Motorola has just launched its first ‘Ultra’ smartphone in India. The Edge 30 Ultra packs some really interesting hardware and is the first smartphone in India to include a 200-megapixel primary camera. A quick glance through its spec sheet and it seems to be all about big numbers, but does it have what it takes to compete with similarly priced smartphones in this segment? Here are my first impressions of it.
The Motorola Edge 30 Ultra sits above the Edge 30 Pro (Review) which launched earlier this year in India at a very competitive price. The Edge 30 Ultra is available in a single variant with 8GB of RAM and 128GB of storage and is priced at Rs. 59,999. The phone is available in two finishes – Starlight White and Interstellar Black.
The Motorola Edge 30 Ultra uses Corning Gorilla Glass 5 on the front and rear panels. The anti-glare back panel is curved around the sides but appears flat near the top and bottom. It has a unique texture which is good at rejecting fingerprints, similar to the Vivo X80 Pro (Review) with its shimmery appearance when exposed to bright light.
The screen on the Motorola Edge 30 Ultra has curved edges on either side that flow into the skinny metal frame. The bezels around the display are thin all-round and thanks to the flexible nature of the pOLED panel. The metal frame has a matte-finish and feels quite slippery. The volume rocker and power buttons are placed on the right side of the phone.
While the Motorola Edge 30 Ultra’s form factor is similar to most other smartphones available in this segment, its chiselled look (8.39mm thin) makes it stand out and is also quite light to handle at 198.5g. It does feel a bit tall for one-handed use. The phone has an official IP52 rating for dust and water resistance, which is better than most of the competition at this price point. However, it is still a bit disappointing given that smartphones such as the Samsung Galaxy S21 FE 5G (Review) offer an IP68 rating at a lower price point.
The 6.67-inch full-HD+ display on the Edge 30 Ultra offers a maximum refresh rate of 144Hz, which should be useful while gaming, but it also makes the software feel fluid to use. The display is also HDR10+ certified, although this ability isn’t detected in some streaming apps such as Netflix at the moment. The phone is powered by Qualcomm’s Snapdragon 8+ Gen 1 SoC which is also found on similarly priced smartphones from OnePlus and iQoo.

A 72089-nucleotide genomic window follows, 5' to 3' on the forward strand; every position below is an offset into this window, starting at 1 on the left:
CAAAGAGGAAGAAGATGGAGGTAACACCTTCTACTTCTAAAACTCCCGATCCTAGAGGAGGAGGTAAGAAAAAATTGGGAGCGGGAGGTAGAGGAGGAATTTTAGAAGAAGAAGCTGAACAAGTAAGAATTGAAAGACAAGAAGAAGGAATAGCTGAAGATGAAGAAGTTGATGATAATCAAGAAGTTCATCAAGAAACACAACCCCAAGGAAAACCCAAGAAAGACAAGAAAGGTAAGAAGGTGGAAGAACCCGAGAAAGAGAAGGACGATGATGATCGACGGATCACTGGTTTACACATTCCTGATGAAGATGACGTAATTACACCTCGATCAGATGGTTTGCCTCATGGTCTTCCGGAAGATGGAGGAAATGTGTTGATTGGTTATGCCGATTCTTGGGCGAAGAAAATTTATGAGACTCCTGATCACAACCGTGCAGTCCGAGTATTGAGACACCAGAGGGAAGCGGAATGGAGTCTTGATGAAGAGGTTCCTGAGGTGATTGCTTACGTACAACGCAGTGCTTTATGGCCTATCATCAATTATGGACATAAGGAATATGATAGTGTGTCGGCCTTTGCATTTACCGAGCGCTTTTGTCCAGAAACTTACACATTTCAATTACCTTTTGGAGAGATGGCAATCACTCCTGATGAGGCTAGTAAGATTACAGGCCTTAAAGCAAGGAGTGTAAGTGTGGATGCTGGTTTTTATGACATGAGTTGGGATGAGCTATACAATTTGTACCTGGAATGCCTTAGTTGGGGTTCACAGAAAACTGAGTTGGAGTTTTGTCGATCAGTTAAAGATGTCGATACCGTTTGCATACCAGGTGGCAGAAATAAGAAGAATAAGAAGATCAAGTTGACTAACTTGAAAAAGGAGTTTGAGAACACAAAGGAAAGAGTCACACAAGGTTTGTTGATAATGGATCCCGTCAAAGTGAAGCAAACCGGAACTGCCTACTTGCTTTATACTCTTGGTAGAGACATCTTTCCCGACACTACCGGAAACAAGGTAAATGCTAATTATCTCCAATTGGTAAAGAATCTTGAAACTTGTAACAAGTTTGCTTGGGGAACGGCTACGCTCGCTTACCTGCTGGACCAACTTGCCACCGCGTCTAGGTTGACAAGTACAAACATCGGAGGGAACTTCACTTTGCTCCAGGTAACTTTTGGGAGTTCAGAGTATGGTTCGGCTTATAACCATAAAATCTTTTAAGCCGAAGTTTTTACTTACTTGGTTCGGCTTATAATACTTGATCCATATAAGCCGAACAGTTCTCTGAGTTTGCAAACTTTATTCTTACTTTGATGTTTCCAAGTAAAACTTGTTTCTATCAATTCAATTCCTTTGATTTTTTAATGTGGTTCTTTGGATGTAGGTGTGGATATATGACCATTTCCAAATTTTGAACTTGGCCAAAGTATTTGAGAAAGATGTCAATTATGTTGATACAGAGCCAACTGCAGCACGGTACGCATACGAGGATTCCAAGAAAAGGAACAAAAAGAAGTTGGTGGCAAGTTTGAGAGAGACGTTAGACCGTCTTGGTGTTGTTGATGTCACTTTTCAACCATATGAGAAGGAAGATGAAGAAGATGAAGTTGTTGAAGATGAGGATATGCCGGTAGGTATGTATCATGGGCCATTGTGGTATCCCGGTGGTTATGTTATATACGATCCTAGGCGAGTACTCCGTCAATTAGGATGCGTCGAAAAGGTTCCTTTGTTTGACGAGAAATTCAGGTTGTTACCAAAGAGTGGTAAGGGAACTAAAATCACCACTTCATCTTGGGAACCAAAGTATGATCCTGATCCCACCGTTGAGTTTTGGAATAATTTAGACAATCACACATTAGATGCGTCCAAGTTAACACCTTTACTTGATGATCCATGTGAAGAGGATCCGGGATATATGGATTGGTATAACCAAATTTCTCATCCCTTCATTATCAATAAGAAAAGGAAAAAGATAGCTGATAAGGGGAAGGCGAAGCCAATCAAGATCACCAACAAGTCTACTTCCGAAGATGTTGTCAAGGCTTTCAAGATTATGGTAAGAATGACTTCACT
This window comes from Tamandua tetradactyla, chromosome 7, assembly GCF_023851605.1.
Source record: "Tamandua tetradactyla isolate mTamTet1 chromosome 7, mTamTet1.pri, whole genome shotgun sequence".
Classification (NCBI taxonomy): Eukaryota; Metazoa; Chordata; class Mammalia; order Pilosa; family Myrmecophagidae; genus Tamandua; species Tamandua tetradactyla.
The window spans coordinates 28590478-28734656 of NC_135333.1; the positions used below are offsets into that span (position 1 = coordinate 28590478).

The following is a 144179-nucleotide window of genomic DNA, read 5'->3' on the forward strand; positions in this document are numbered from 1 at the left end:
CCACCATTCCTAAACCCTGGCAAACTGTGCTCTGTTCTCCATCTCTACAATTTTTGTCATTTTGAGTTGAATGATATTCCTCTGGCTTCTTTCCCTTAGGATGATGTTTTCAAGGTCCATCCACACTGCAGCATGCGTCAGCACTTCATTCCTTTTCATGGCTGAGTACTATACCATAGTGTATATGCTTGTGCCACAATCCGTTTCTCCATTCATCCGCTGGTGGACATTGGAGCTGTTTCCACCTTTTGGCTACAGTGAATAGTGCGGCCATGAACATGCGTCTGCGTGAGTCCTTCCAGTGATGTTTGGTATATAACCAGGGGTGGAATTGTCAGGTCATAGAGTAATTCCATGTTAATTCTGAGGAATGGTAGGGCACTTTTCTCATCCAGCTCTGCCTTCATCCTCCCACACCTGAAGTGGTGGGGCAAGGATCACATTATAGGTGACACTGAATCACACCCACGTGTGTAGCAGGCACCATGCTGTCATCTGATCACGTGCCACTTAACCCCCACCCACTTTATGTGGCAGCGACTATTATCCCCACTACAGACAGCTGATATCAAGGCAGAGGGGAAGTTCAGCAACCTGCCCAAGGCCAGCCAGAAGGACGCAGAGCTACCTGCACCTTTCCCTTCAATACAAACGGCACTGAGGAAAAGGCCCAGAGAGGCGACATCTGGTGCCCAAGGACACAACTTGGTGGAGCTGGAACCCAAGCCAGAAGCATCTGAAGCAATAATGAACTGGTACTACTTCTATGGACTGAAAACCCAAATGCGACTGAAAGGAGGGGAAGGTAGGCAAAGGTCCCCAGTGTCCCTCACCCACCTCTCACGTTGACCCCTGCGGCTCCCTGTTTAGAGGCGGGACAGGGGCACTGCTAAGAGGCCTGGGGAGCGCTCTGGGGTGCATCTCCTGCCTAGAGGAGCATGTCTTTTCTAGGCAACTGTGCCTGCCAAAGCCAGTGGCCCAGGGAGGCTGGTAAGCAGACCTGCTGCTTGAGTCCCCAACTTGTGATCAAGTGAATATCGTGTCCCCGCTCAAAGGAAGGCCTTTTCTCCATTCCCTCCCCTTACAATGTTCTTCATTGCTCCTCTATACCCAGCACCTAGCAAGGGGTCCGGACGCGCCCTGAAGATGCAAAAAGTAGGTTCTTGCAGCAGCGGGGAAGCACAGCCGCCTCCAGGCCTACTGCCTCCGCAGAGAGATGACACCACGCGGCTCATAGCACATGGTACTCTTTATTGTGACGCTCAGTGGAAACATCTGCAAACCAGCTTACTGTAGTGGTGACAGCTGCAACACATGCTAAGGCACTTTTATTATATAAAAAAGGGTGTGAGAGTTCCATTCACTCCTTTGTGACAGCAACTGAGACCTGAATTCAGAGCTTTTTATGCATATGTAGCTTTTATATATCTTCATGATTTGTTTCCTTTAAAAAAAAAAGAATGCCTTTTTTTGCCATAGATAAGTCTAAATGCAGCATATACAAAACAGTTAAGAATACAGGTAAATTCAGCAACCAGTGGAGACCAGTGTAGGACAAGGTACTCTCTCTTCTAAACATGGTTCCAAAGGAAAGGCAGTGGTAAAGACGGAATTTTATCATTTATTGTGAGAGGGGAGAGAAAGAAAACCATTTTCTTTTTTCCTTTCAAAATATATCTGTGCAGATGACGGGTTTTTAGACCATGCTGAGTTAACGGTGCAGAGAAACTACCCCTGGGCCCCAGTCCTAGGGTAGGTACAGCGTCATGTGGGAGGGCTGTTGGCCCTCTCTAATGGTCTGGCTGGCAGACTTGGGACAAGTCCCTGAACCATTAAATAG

The Motorola Edge 30 Ultra runs a near-stock version of Android 12 called MyUX and Motorola claims to offer three generations of Android updates (till Android 15), along with four years of security updates, which is nice. The software appears quite stock with the usual Motorola customisations (Peek display, Quick capture, etc) and no additional third-party apps, which is surprisingly rare for smartphones in the premium segment today.
As for the software experience, I found it to be a bit of a mess. The firmware on my unit has been pretty unstable so far, causing frequent reboots from the time I set it up. I noticed this mainly while using the camera app and charging the smartphone, but there were times when it randomly rebooted when it was just sitting idle. I also noticed random overheating, even when using basic apps. Motorola says it’s aware of this issue, although it’s still undetermined if this is limited to only some of the review units sent out in India or if it’s more wide-spread.
Motorola has gone with a triple rear camera setup which includes the 200-megapixel primary camera with OIS, a 50-megapixel ultra-wide-angle camera which doubles up as a macro camera (similar to the Edge 30 Pro), and a 12-megapixel telephoto camera with 2X optical zoom. Selfies are handled by a 60-megapixel camera which is also available in the Motorola Edge 30 Pro (Review).
The phone supports HDR10+ video recording at 4K resolution which is something I will be testing in the full review. As for the battery, Motorola has managed to fit a 4,610mAh battery into the Edge 30 Ultra’s slim body. The phone can be charged up to 125W using the bundled charger. There’s also a 50W wireless charging and 10W reverse wireless charging.
The Motorola Edge 30 Ultra’s competition currently includes smartphones such as the iQoo 9T 5G and the OnePlus 10T 5G (Review), both of which also use the same Qualcomm SoC. We also have slightly older devices from this year such as Xiaomi’s 12 Pro (Review). The Edge 30 Ultra manages to hold its own thanks to some unique features that aren’t available on other competing devices such as the 200-megapixel camera, a 144Hz OLED display, and an official IP rating.
At the Rs. 59,999 sticker price, Motorola appears to have given everything one could hope for in the Edge 30 Ultra, on paper anyway, but can all of these features deliver a better flagship experience? Stay tuned for my full review which will be out soon on Gadgets360. Motorola also launched its new premium mid-range smartphone, the Edge 30 Fusion, and you can read our first impressions of it right here.